Telling Peter that he was to nourish and strengthen them through the feeding of the Gospel, providing comfort and care through the administering of Christ’s love, these sheep who were purchased at such a great and painful cost, given to Him through the power and justice of the Father.
His victory prize, more precious to Him than the life that had to be lost to gain them, was entrusted into the hands of one whom Christ knew would fall and become stronger in the end for it.
Such declared love was given its powerful testimony, for there is no firmer or clearer proof of such love than to care for those to whom Christ came to save.
I feel, in this darkness of the twilight coming; the impending loss of the job because of a lack of money to repair the car damaged in the snow storm, that there are those who know me that are disappointed in me; for I have seemingly squandered the blessings that they bestowed upon me in the recent months. To come so far and to fail.
Maybe this is simply an reincarnation of my wounds; unworthy of the trust of others and unimportant in the schemes of the Kingdom. For I am a struggling, simple man who’s failures are longer than his successes. Who crawls more than he walks, and who has faced the apparent justification of lack of believing in because of his ‘bad luck’.
Five years ago this February, I heard the Shepherd call me back into the sheep fold; a clear and distinct voice filled with nothing but the purest form of love, compassion, and longing.
That this black lamb, this smelly and foul beast would return to the tender care of the One who would and did die for him and him alone. As He did for each and every one of us….whatever our profession, creed, or nationality. If only one of us would have existed on that day so long ago, He would’ve still accepted the brutality of our hand to pay the price for our salvation.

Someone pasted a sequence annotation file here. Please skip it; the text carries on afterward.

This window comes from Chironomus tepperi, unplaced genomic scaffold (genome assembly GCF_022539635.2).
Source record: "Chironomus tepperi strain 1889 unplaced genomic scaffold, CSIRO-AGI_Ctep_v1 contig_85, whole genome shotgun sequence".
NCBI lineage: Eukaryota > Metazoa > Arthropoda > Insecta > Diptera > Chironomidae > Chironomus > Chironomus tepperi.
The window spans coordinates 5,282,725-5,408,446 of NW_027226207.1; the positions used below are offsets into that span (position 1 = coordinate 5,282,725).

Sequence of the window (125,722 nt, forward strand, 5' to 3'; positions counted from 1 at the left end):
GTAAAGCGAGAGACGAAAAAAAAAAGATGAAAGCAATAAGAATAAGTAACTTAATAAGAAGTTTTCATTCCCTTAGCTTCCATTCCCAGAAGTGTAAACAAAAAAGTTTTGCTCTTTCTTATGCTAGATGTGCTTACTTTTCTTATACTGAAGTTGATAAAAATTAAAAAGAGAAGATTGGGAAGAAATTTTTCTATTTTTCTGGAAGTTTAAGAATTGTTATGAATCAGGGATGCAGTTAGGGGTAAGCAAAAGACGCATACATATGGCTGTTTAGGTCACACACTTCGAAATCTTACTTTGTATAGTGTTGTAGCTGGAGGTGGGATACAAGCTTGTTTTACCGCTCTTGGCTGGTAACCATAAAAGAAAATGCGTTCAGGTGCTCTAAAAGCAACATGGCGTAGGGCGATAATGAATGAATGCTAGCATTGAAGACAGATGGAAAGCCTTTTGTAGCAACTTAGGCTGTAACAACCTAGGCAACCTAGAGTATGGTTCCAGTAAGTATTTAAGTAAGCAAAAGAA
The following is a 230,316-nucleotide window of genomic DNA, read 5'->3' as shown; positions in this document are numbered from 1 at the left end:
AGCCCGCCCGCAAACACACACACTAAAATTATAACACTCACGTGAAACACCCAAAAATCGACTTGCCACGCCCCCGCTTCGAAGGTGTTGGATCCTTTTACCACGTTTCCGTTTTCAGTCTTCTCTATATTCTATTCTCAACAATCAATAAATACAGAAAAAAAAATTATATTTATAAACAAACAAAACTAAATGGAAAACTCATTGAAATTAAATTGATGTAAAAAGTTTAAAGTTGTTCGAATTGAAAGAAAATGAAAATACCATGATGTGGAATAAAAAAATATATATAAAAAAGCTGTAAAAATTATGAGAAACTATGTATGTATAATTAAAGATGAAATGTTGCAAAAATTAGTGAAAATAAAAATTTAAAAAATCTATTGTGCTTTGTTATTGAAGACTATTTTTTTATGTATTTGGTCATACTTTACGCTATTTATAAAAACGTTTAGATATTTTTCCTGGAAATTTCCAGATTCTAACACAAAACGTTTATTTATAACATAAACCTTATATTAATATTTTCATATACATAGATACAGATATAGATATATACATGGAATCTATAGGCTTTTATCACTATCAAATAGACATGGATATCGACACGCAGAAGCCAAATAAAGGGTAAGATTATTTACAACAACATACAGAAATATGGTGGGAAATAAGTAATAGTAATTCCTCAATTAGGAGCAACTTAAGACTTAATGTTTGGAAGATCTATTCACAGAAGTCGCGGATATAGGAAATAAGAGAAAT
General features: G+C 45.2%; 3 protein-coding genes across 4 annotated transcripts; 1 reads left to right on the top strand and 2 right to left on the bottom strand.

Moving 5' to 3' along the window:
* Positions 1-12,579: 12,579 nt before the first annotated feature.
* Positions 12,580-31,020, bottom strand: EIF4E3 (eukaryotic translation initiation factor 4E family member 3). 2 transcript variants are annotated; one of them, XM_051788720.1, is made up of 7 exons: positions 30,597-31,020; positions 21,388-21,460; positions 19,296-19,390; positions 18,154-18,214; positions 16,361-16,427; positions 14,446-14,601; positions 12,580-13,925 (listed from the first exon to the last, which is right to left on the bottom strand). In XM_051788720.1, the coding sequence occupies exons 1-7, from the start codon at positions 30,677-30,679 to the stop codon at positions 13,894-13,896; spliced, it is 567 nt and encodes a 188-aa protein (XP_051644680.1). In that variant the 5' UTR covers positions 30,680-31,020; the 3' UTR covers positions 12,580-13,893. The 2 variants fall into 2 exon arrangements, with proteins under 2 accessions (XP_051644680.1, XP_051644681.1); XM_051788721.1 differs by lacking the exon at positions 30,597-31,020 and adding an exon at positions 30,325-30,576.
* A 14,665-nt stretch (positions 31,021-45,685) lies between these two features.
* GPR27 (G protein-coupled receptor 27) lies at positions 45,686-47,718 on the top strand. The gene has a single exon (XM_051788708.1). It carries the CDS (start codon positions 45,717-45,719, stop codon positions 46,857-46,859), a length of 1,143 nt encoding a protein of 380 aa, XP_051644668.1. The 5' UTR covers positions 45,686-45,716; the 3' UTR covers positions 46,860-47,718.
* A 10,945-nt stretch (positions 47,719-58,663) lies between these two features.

Five years ago this October, hearing that voice speak again, “This is what you will do for me” and the subsequent headlong rush into the fray to be bruised and knocked aside until the day I declared myself finished by the hands of man and unworthy for such a vocation as that, to serve as a shepherd for the flock, because who am I, but a simple and broken man.
Chris Garner, in The Pursuit of Happiness, said “When I would get an ‘A’ on a math test, I felt the dreams of all the things I could become. And, now older, I have become none of them.” Such bitterness over the lost dreams of our youth haunt us all. Such sorrow over our failure not to sin commits us to our own self-abuse.
I wonder if that is what Peter felt when he declared that he would chose death over denial, the power of the capability to do such a display of love for one whom he truly did.
And I wonder, if after he had uttered the last denial and heard that crow craw, if he felt as Garner did…the sorrow over what he didn’t do.